For MamaMancini’s Holdings Inc (OTCQB:MMMB) CEO Carl Wolf, the secret to success is in the meatball.
Wolf is a veteran in the food business. He and his wife ran cheese company Alpine Lace through to a Nasdaq listing and its subsequent purchase by Land O’Lakes for $62 million in 1997.
Following the acquisition, Wolf and his wife set up an incubator for small businesses and bought an appetizer production plant. It was there that Wolf’s path crossed with Dan Mancini, a descendent of Anna “Mama” Mancini, who moved Stateside from Italy and taught her grandson all of her old world recipes.
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Given the company’s provenance, it’s no surprise that Wolf’s interest was piqued when Dan Mancini walked into the plant to claim he had made the world’s greatest meatball.
“We said, sure – and then sure enough, it was,” Wolf said.
Today, MamaMancini’s offerings have evolved from the world’s greatest meatball to include 29 different products that maintain the all-natural, no artificial ingredient and easy-to-prepare ethos of the company. MamaMancini’s products are found in more than 45,000 locations throughout the US in major grocery retailers like Walmart, Whole Foods and Kroger. With the right recipes, MamaMancini’s is on an upward growth trajectory that could see it expand internationally and list on the Nasdaq very soon.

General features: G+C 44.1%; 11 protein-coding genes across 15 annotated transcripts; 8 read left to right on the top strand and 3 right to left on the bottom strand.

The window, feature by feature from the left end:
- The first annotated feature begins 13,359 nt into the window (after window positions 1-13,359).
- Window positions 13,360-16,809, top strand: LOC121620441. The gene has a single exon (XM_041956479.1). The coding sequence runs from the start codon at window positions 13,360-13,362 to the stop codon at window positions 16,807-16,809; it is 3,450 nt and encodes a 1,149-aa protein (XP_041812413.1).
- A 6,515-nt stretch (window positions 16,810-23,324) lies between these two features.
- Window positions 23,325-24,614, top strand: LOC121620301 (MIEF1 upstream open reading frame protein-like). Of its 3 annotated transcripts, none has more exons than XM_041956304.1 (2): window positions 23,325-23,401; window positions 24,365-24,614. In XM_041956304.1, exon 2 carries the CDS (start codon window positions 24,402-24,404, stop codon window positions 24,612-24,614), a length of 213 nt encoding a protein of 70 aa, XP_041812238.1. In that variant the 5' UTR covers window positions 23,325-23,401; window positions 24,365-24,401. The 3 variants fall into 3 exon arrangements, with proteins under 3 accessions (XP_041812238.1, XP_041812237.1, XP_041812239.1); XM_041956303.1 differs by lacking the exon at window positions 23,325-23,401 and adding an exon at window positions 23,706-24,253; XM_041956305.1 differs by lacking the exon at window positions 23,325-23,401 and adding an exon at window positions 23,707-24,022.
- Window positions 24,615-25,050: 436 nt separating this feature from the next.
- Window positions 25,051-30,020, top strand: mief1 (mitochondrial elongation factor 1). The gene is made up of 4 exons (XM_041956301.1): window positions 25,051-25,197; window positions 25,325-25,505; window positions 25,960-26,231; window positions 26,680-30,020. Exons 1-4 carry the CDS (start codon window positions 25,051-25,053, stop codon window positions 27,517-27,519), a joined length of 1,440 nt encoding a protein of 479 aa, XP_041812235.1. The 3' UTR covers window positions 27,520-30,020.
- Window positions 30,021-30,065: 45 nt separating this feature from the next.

“Everything that you try and sell has to have a reason for being,” Wolf told Proactive. “So our products are all-natural and very, very high quality. A lot of our competition have products, but they’re more commodity-oriented. We have an edge in the market for quality and as a result, we get very high repeat business.”
Plethora of options
The company touts its scalable business model in the rapidly growing prepared foods market. Consumers are flocking towards premium, organic brands at their grocery store. The perimeter of the store, where fresh foods are stocked, is consistently growing between 8 to 10% per year, while fresh and frozen meats are estimated to grow to around $63.2 billion in the next few years. Prepared foods are becoming a preferred meal choice as well. In 2018, the deli foods and prepared foods section sales were $36.6 billion, with prepared foods accounting for nearly 60% of deli sales.
All of these trends spell good news for MamaMancini’s. The company saw its profits increase by 311% in its fiscal 4Q 2021 to $1.7 million on sales of $10 million. For fiscal year 2021, MamaMancini’s delivered a $4.1 million profit on net revenue of $40.8 million.
Wolf attributes the company’s success to a number of factors, not least of which being the shift in consumer purchasing power from restaurants to grocery stores in light of the coronavirus (COVID-19) pandemic. MamaMancini’s continued to supply grocers throughout the pandemic with “minimal” impact on operations, it said in a statement accompanying its Q4 results. The revenue increase for the year was a result of increased volume in Club Store accounts in the spring as well as new products that were introduced towards the end of the year.
Catering to the consumer
“Our goal right now is to move our business up to significantly above a $50 million run rate by the end of the year,” Wolf said. “The first two quarters will be less rapid growth as compared to last year when we had short run inventory from the rush of COVID. And this year, new placements were pushed back because of COVID. So most of this will be occurring near the end of the second quarter and going into the third and fourth quarter, when we have some major new authorizations launching.”